Saturday, 18 February 2012

Smashing chub

Friday the 17th of February

Having struggled to find time to wet a line this week I was itching to get out on Friday and I had Derwent chub in mind though on the way I fancied dropping into a swim on the Soar that I had barbel fished in the summer which was riddled with chub including one or two that looked to be of a very good size for the river.

The Soar in this area is very narrow and shallow and a cautious approach was in order, I left the kit ten yards back from the water before sneaking up and dropping in three handfuls of liquidised bread twenty feet upstream of the holding area along a willow treeline before retreating to set the rod up. I half crawled into position in front of the tree and squeezed on a piece of flake before swinging the three swam shot rig out to the branches, the tight started to tighten up quickly in the flow and just kept on going, a fish had hit the bait instantly and I struck, which is where it all went wrong. Half into the strike the rod went with a bang, a clean break straight through the blank that left me holding a four foot length while the remaining section slid down the line towards the hooked fish briefly before there was a second crack and the line parted. There wasn't really a great deal I could do or think at that stage, mishaps happen so regularly to me that I think I half expect it nowadays and take them relatively calmly. Leaving hook and line in a fish I certainly wasn't happy about but there's consolation in the fact that chub rarely seem to have any problem whatsoever in shedding a hook so hopefully all was well on that front. I can only imagine that the rod had taken a knock at some stage and disaster was just waiting for a chance, another one on my long list of destroyed kit, the last broken rod was only a couple of months ago!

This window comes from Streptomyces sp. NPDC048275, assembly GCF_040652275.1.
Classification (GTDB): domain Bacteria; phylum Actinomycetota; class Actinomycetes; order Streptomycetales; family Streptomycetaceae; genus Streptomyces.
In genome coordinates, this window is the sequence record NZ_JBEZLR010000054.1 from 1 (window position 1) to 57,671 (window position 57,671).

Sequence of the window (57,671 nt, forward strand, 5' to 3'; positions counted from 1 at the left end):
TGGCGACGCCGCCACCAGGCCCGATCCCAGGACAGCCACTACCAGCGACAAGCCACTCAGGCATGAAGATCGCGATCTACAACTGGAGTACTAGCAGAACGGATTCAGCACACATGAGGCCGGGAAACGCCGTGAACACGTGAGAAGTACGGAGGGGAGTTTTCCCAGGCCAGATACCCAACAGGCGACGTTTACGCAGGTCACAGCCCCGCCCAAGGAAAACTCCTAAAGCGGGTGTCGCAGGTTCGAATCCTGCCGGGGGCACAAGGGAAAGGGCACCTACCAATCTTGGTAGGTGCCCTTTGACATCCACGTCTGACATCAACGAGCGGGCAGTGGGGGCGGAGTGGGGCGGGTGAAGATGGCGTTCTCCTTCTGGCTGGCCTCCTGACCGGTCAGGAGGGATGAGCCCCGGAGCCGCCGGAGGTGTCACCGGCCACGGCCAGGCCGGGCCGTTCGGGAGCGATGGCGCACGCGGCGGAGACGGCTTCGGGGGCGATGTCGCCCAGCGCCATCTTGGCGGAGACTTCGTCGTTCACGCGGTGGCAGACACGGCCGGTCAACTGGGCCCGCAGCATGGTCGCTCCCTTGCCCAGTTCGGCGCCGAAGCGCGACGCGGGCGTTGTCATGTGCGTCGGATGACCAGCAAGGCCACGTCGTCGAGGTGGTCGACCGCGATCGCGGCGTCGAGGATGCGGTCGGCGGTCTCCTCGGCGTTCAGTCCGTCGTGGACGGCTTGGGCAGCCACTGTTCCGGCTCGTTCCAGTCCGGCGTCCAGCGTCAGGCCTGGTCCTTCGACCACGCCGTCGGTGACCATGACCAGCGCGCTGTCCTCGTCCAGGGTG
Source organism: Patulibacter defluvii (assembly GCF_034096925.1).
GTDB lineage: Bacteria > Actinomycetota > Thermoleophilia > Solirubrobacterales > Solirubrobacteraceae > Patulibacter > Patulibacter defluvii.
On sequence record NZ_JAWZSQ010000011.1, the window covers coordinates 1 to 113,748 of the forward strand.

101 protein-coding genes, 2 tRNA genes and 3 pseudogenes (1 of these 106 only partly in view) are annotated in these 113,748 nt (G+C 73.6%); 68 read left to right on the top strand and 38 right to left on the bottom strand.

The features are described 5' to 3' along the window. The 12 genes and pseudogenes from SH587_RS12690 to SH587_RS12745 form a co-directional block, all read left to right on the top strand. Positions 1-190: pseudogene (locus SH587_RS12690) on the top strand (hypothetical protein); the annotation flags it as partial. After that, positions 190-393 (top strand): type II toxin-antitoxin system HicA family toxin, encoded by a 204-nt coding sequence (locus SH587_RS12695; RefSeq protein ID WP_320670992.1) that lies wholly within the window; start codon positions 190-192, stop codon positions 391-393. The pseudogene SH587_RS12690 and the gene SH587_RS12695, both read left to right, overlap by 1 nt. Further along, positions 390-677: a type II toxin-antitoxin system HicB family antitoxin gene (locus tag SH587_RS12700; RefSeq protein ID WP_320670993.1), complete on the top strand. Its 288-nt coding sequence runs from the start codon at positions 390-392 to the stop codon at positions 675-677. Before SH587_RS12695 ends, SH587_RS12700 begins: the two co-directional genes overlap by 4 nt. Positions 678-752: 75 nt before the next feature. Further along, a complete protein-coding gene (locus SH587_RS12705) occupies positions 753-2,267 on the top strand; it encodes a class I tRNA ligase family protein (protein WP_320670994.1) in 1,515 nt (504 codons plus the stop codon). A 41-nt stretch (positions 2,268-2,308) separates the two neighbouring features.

So that was me rodless, in fact even worse I couldn't actually think of a rod back at home that would do the job either, I've got heavier tip rods and lighter tip rods but nothing quite right, I rang around some local tackle shops to see if they had any of the Drennan models in that I had been considering recently but they hadn't so I did what I normally do in times of crisis and rang my old man up! After raiding his tackle for a carp feeder rod and being advised that it would be nice if I didn't break it I was back on the road, there wasn't much point in heading back to the disturbed swim so I went straight to the Derwent thinking myself lucky that I hadn't done that first else the trip to borrow a rod would have been much longer.

The plan was to start towards the upstream end of the stretch and work down and the first swim was one that I knew gave me a good chance of a bite having fished it several times last winter in extreme conditions, catching fish in temperatuires approaching minus ten degrees.

One from last winter in temperatures way below zero